Ugly Comes Home:

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A friend of mine treks with me to Hendersonville to get the truck... The trip was 3 1/2 hrs each way. We left at around 2:00 in the afternoon, had a flat on the truck, changed it, and still had had her loaded up and paid for by 6:00pm.... She gave us no trouble at all... Even with a stop at the "Sagebrush" Steakhouse... we were home by 11:00....But,  It was a long day!

The first thing I did was get an oil pressure gauge on the engine. I needed to put some gas in the tank along with a can of "dry-gas" and some octane booster for the old stale gas that was in there for at least 2 years. To my surprise, it held 40 lbs for the 20 minutes I had it running. I removed the valve covers to inspect the insides, and everything was nice and clean. A few of the rockers were rattling, and I found one that has a "problem" but I can't be sure what it is until I dig deeper. The gas gauge also registered 1/4 tank. I drove the truck around the shop a bit, but couldn't go over about 15 mph due to the brake situation. I tried filling the Master Cylinder, but they wouldn't pump up at all. I cracked a line loose at the back of the cylinder, but got nothing out of there either. I think the piston is frozen in the master cylinder.

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From the beginning, I had intended to sandblast the whole truck to get the 25 year old crappy paint job off,  and since the floors needed so much work, I decided to pull the front sheet metal, glass, and the engine/tranny to prevent any sand from getting into them. I have also decided to build a '63 full flow I have on hand and plan on adding a '57 Golden Hawk blower set-up to it. This is best accomplished with the front sheet metal out of the way. I pulled the wiring, drained the fluids, and got most of the bolts out (a good number just broke off!- repair procedures coming soon!). The truck had been "hit" at some point in the left front. So, the chosen "repair" was to weld the radiator support to the frame in 3 places. This had to be cut off with a torch. It also had pushed the cowl brace back about 3/4". I used a chain, sledge hammer and a block of wood to pull and hammer the brace back to where it belongs. An added  benefit  was that the drivers door fits much better now.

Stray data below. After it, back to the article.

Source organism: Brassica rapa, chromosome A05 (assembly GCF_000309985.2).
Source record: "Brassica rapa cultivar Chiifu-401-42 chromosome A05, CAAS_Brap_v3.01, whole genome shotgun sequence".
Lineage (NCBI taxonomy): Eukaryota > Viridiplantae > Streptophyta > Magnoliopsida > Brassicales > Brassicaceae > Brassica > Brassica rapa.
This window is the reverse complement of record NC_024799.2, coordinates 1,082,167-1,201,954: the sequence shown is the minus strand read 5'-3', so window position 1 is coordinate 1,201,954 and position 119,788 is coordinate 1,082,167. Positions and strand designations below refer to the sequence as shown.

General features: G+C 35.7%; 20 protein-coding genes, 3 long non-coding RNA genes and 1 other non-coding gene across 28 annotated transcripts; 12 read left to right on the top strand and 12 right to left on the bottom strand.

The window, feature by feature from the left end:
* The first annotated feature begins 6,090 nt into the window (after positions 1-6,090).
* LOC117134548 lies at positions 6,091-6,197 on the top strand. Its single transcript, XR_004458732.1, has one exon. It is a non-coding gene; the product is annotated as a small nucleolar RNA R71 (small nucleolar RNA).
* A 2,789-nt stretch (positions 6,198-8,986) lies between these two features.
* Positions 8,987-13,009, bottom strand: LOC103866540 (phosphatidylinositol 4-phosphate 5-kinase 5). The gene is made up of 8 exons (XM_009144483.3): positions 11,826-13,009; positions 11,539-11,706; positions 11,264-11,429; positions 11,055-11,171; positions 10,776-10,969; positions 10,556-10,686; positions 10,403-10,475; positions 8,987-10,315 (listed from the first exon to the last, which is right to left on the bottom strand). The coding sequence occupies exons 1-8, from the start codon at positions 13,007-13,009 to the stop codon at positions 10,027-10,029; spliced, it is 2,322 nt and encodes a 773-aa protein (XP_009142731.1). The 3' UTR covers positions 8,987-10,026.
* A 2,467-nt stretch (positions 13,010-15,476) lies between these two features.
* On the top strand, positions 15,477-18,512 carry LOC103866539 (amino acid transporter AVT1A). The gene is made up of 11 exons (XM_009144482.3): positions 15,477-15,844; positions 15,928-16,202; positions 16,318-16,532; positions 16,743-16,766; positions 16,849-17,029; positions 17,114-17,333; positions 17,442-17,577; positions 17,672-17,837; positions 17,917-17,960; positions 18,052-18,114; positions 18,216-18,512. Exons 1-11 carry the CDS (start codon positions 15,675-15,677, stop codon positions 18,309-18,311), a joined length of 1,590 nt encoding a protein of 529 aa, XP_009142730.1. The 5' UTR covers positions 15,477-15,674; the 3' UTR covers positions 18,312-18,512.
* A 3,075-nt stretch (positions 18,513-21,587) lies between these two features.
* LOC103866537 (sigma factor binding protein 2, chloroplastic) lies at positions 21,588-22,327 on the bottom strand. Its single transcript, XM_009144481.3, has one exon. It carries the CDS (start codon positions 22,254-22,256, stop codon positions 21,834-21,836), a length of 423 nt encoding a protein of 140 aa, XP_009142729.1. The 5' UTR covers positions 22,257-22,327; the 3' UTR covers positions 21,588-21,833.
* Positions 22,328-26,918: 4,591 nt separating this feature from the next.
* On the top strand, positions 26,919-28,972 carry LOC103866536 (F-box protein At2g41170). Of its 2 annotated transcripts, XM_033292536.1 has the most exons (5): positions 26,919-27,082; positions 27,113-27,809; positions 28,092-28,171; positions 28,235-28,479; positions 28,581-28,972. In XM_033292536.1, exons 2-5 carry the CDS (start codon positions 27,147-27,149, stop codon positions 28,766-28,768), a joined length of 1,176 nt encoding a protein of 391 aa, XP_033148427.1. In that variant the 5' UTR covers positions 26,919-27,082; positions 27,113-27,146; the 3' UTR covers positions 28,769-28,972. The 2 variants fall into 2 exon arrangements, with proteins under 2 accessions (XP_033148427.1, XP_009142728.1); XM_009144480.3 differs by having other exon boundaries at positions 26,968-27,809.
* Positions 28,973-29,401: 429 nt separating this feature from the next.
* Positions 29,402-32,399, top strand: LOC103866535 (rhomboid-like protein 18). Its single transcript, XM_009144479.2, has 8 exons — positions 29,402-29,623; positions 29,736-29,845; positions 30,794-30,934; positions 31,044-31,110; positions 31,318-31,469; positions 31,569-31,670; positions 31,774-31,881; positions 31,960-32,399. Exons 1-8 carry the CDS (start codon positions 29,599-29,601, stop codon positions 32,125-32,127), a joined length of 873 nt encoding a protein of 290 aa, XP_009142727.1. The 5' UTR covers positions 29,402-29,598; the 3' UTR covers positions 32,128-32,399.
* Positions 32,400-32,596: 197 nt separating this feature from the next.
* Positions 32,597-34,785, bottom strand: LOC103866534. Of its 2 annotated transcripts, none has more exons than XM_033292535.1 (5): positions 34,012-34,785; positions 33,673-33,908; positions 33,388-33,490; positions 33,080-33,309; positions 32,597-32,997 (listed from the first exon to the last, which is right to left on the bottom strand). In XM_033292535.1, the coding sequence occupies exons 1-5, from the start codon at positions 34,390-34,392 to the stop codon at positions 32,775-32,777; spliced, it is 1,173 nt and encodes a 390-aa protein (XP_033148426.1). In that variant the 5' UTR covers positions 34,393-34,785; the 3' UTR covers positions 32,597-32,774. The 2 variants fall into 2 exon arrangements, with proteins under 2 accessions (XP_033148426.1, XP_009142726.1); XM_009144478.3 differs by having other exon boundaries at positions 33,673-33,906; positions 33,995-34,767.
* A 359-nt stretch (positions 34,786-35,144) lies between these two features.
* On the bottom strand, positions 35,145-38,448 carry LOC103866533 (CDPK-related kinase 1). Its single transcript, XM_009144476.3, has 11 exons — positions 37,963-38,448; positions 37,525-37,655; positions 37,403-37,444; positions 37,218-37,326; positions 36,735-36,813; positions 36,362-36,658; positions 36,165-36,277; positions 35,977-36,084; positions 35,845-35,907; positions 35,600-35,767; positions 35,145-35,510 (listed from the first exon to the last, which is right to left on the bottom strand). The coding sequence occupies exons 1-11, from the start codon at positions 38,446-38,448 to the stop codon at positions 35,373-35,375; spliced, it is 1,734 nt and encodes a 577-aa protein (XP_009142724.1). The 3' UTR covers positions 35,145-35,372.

TDriversfloor.jpg (19922 bytes)  Tpassfloorbefore.jpg (17297 bytes)

I knew the drivers floor was in need of total replacement. This is what was left after I removed the steel plate that was welded over the old floor.  I was hoping I could get by with a quickie for the passenger floor, but after getting the sill plate, seat and carpet out of the way, You can see it's shot too.... I'll be tackling this tomorrow! For today, I need to reinforce the cowl to keep the doors in place while I remove the floors and replace with ones I'll be fabricating here at the shop. .

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I made up a pair of these "brackets" and bolted them to the frame to keep the cowl in line while I removed the floors. The hinge pillar bracing for the floor was shot too, so these braces were required! I'll leave them on here even after the truck's floors are replaced. I have them rubber insulated, so they shouldn't transmit noise or vibrations.

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Here's most of the passenger floor I removed from the truck... It took me a short while to decide how I would proceed with this repair. The base of the hinge and lock pillars were still pretty solid. The metal around the cross member "wing" that holds the hinge pillar in place was gone. I decided to use 1 1/2" angle iron and run it the full length of the door opening. A few sheet metal braces, and using the door and a new rocker panel for alignment,..... I had the angle-iron right where it needed to be. With the outer rocker and inner rocker installed later, the angle-iron will not be seen at all. I welded in some heavy steel plate to act as the hinge pillar mount, and tied it in with some sheet-metal at the kick panel location.

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Here, you can see where I have run the angle-iron completely under the lock pillar. I have tied it into the pillar and cab corner with sheet metal. I will fabricate and install the inner rocker, inner cab corner, and top layer of floor. I will fit them, then remove the originals and install the new... When the new floor is installed, none of this will be seen. I will rustproof it in here, and provide good drainage in the inner sections to prevent the rust from returning.

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